What Alcoa's Outlook Means for the Market
Lee is a member of The Motley Fool Blog Network -- entries represent the personal opinion of the blogger and are not formally edited.
Alcoa (NYSE: AA) kicked off the main body of the earnings season and, investors poured over its results to try and garner an indication of where the economy is headed.
With regards to the earnings, the revenue numbers were surprisingly strong given that aluminum pricing has been weak recently. Management sounded bullish on the conference call, even though others in the industry have been making more cautious statements recently.
Alcoa has had to deal with falling aluminum prices and has cut capacity as a consequence. Ultimately, its profitability will be guided by the demand/supply balance in its industry. For this quarter, Alcoa did well as pricing pressures eased, but the key will be how end demand trends in future.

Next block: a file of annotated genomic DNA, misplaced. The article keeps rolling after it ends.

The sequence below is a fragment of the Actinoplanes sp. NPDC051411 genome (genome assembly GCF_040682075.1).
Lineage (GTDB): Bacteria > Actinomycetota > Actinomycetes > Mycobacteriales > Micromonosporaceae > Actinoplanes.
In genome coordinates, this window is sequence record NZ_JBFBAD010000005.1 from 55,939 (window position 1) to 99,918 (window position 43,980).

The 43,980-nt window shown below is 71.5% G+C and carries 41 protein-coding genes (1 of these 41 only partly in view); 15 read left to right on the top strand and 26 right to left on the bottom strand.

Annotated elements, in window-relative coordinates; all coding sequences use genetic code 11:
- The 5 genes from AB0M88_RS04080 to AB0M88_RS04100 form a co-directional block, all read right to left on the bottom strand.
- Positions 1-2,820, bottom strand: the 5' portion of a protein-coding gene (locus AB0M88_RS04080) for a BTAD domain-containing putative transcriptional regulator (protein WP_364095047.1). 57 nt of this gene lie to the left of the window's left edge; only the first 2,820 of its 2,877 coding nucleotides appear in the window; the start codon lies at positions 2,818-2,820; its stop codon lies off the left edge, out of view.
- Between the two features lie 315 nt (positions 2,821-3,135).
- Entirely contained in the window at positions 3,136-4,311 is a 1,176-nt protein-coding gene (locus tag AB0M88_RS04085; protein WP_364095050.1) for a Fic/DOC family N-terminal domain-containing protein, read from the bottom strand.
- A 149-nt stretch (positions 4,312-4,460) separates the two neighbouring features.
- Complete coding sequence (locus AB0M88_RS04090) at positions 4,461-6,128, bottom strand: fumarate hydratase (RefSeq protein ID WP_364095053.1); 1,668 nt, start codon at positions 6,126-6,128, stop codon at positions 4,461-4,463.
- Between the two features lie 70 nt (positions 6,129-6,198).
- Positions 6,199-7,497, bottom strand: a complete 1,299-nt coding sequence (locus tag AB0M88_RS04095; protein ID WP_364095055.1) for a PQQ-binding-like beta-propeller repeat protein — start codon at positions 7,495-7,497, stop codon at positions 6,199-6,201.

These are industry-specific questions, but Alcoa’s end demand has plenty of drivers in common with many market sectors. Consequently, Alcoa’s stock performance is not always a useful bellwether, however, the company’s end market commentary is interesting for the wider markets.
Stocks Correlated with Alcoa
For example, looking at the stocks that Alcoa has the highest correlation to, the usual mining and aluminum suspects are apparent. Interestingly, the typical plays on global growth such as DuPont and Caterpillar (NYSE: CAT) are also there.
Investors should understand that correlation is not the same thing as co-integration. Correlation measure the direction of the movements together, rather than the magnitude. Two stocks can be highly correlated but also exhibit vastly different price movements.
Nevertheless, investors do care about directional movements. With this in mind, I want to break down Alcoa’s end market guidance and, see which companies might be affected by the commentary that Alcoa gave.
Alcoa’s End Markets
Here is a table of how Alcoa has been adjusting guidance over the last four quarters including the latest commentary. The last column is my own interpretation.